Turbines

Hydropower exploits the energy contained in the water of rivers and streams to produce electricity. Dams, canals and high-pressure pipes control and transport this water but the key technological element involved in the energy conversion process is a hydraulic turbine.

The hydraulic turbine is a simple, reliable and well-understood component, made from simple materials. Most turbine are made from iron or steel. In the past wood was commonly used too.

The history of the hydro turbine is long. Water wheels for grinding grain were used by the Romans and were known in China in the first century AD. They were common across Europe by the third century AD and could be found in Japan by the seventh century. The Doomsday Book of ad 1086 records 5000 in use in the south of England. These early water wheels were made of wood. Iron was first used in the eighteenth century by an English engineer, John Smeaton.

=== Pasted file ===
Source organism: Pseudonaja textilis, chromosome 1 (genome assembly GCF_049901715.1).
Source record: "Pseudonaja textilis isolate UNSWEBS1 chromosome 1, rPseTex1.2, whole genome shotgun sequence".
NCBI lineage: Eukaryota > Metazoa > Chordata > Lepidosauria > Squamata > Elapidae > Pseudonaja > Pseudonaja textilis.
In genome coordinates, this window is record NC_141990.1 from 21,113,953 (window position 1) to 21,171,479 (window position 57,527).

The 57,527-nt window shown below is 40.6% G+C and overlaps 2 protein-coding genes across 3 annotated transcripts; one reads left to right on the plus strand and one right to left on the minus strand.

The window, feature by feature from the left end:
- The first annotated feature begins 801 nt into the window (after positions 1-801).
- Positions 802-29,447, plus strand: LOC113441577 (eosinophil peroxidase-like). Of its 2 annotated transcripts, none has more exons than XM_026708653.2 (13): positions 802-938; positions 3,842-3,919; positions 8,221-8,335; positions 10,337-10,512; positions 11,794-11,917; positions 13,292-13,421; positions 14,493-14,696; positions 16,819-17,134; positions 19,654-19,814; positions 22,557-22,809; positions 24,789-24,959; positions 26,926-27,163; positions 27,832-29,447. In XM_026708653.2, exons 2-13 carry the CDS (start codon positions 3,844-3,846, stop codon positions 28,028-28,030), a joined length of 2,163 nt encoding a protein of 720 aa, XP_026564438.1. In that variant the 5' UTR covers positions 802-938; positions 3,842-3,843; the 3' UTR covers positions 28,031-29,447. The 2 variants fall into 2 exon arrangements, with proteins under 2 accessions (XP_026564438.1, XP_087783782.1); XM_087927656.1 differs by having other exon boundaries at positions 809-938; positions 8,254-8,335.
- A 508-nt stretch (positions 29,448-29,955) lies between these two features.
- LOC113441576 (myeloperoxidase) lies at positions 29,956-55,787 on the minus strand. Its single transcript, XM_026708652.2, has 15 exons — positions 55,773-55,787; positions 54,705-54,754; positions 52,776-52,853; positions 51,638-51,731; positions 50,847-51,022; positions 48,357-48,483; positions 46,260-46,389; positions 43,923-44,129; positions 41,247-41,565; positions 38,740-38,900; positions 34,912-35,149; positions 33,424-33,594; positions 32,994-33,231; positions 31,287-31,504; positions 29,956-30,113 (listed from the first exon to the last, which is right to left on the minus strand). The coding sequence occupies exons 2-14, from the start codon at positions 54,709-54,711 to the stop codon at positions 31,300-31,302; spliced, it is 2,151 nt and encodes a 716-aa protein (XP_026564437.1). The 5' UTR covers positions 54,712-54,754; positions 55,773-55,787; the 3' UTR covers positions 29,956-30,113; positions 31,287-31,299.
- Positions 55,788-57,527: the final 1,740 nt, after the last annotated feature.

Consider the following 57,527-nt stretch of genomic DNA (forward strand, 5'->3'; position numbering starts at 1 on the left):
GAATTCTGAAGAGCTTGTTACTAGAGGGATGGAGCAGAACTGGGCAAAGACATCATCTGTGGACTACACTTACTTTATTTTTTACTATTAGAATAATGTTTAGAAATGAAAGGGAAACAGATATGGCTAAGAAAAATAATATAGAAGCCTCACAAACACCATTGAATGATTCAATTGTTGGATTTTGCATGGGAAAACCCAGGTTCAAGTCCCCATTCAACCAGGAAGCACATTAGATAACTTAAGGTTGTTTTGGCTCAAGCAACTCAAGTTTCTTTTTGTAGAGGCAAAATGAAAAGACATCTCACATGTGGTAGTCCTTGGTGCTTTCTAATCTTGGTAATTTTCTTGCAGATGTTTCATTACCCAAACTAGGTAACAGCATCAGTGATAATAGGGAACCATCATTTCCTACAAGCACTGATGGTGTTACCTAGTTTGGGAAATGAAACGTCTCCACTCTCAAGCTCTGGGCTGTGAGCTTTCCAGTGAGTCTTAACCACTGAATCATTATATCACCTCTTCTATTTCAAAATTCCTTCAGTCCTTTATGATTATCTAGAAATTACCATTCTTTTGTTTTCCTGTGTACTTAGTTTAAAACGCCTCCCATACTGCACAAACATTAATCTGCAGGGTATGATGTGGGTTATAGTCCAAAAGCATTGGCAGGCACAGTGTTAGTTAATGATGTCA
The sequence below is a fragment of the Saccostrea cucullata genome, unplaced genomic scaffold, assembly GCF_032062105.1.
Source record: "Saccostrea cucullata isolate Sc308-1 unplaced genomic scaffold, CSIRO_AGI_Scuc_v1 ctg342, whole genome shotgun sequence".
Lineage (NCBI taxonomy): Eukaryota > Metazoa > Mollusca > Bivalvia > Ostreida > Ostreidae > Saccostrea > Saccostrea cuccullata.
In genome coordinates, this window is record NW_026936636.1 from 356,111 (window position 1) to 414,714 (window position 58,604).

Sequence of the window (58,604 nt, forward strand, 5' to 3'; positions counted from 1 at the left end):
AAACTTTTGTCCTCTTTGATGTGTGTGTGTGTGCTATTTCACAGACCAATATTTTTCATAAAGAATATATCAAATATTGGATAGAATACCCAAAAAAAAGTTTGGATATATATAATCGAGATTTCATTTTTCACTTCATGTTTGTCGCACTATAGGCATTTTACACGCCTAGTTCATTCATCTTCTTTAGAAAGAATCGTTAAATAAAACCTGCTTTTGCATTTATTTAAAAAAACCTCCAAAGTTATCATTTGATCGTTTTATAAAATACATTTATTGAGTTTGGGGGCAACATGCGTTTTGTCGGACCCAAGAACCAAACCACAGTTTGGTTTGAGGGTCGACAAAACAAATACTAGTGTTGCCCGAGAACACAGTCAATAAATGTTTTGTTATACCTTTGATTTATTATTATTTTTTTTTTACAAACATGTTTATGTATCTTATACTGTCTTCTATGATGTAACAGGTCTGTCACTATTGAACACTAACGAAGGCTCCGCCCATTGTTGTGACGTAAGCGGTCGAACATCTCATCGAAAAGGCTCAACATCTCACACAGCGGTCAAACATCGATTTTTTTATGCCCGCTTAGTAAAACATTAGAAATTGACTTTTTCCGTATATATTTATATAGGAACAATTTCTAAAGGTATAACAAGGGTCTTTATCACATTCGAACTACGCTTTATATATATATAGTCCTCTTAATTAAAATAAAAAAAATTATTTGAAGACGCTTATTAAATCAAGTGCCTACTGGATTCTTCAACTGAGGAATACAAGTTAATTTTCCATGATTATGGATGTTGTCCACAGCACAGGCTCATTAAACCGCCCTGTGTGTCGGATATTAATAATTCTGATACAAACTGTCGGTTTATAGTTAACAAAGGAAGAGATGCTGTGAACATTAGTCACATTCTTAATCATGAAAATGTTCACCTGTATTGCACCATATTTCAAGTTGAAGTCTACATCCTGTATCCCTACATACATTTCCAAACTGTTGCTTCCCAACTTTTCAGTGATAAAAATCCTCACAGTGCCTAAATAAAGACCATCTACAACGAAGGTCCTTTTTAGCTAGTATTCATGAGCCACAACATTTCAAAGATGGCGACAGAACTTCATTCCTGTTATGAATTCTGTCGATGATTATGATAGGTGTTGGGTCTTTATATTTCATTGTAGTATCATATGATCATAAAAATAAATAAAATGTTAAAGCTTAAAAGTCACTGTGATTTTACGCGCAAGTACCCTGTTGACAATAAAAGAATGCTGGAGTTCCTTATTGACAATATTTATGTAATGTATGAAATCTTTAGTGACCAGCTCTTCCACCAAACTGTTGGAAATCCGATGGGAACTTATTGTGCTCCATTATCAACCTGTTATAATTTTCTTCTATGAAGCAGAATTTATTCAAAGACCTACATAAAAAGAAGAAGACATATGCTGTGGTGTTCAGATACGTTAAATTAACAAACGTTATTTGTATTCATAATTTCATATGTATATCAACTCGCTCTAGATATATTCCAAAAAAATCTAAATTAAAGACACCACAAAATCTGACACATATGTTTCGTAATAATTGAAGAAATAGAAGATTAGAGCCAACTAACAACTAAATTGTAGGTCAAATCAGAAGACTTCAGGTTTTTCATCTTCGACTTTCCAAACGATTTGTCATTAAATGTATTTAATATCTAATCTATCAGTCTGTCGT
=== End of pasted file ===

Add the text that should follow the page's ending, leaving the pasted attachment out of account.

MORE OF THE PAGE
The modern hydraulic turbine is a direct successor of Greek, Roman and Chinese machines. However development work in the nineteenth century has led to two distinct branches of turbine design. These are usually called impulse turbines and reaction turbines.

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